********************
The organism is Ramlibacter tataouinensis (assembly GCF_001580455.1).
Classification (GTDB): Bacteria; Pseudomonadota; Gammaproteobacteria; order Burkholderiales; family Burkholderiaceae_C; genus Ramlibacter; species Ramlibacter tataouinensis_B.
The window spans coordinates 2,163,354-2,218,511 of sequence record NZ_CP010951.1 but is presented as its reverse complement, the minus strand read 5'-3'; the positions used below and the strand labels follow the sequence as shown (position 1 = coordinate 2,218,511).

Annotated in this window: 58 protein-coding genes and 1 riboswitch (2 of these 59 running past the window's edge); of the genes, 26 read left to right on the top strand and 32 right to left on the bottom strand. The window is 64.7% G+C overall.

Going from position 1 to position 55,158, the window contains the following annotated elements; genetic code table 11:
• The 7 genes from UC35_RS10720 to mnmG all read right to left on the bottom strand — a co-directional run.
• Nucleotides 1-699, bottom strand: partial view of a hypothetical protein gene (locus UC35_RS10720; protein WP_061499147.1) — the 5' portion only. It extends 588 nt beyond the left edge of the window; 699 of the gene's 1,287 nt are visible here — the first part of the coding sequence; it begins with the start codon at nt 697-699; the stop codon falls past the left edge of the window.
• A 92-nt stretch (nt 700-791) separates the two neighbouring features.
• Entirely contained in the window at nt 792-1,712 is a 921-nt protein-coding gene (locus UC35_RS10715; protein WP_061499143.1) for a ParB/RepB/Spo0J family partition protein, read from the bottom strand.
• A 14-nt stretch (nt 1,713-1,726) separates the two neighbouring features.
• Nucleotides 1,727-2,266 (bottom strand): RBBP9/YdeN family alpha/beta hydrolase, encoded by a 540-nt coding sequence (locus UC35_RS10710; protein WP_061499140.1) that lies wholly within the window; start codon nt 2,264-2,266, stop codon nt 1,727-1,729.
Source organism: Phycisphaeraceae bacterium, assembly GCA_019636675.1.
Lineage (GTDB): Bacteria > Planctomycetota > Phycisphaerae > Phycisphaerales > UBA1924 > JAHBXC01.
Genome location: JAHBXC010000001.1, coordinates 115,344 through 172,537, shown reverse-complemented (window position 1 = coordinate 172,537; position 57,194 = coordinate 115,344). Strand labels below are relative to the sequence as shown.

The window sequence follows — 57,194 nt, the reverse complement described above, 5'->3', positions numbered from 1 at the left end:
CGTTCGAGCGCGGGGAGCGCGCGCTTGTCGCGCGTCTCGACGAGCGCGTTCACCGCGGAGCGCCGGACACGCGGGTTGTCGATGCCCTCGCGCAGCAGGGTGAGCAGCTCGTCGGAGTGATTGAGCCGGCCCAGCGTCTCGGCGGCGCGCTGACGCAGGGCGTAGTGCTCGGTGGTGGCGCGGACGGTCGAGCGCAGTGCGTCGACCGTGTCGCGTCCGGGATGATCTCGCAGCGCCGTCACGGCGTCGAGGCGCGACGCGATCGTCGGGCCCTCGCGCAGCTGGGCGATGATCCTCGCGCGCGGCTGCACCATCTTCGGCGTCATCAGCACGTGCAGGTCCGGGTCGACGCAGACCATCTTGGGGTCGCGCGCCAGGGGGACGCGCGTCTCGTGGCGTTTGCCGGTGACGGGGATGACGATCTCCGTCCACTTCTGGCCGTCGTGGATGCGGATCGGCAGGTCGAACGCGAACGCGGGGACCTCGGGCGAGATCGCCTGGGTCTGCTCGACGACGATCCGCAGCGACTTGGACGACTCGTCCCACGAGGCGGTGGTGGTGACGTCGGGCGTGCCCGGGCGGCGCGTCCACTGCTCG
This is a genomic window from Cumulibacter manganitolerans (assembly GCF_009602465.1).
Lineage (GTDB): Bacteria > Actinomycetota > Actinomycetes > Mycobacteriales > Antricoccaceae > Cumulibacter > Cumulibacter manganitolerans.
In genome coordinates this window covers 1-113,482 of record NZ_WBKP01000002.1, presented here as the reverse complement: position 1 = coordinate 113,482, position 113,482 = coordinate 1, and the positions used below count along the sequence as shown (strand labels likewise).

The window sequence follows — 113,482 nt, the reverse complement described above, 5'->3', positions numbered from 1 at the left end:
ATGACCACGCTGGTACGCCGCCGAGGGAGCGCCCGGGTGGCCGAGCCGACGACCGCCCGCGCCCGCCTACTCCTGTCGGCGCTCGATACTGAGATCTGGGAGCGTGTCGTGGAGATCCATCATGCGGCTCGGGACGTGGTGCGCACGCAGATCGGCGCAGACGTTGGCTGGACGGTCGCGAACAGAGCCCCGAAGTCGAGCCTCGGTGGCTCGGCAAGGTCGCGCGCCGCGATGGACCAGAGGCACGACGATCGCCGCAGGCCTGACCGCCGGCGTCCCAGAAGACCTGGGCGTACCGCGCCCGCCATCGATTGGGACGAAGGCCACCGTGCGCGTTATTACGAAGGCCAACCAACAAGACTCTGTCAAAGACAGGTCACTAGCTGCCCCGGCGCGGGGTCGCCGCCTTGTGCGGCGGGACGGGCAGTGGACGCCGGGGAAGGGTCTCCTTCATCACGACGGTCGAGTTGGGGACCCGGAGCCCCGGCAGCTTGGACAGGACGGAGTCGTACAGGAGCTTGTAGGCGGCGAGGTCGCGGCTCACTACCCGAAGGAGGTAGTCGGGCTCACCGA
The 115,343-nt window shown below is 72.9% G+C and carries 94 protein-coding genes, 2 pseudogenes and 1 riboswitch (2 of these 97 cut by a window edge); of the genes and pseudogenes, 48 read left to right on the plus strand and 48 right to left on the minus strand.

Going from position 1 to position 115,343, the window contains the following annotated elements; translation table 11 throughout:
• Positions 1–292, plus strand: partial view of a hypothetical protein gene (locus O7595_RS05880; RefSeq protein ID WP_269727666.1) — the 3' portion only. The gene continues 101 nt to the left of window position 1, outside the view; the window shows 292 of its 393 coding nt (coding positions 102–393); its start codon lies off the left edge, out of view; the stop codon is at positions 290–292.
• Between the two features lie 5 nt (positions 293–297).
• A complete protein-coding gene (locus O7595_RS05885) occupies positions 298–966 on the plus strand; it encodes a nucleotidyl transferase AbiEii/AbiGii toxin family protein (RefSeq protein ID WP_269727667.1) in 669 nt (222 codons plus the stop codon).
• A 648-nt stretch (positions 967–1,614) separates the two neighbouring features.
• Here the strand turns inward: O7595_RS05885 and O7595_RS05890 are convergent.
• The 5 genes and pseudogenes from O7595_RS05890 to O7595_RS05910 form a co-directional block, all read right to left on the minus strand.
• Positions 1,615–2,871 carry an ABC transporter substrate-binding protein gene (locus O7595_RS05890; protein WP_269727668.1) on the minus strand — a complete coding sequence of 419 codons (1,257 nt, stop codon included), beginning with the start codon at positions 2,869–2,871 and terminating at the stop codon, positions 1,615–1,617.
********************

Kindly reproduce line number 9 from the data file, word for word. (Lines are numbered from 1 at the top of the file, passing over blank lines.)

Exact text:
• Entirely contained in the window at nt 792-1,712 is a 921-nt protein-coding gene (locus UC35_RS10715; protein WP_061499143.1) for a ParB/RepB/Spo0J family partition protein, read from the bottom strand.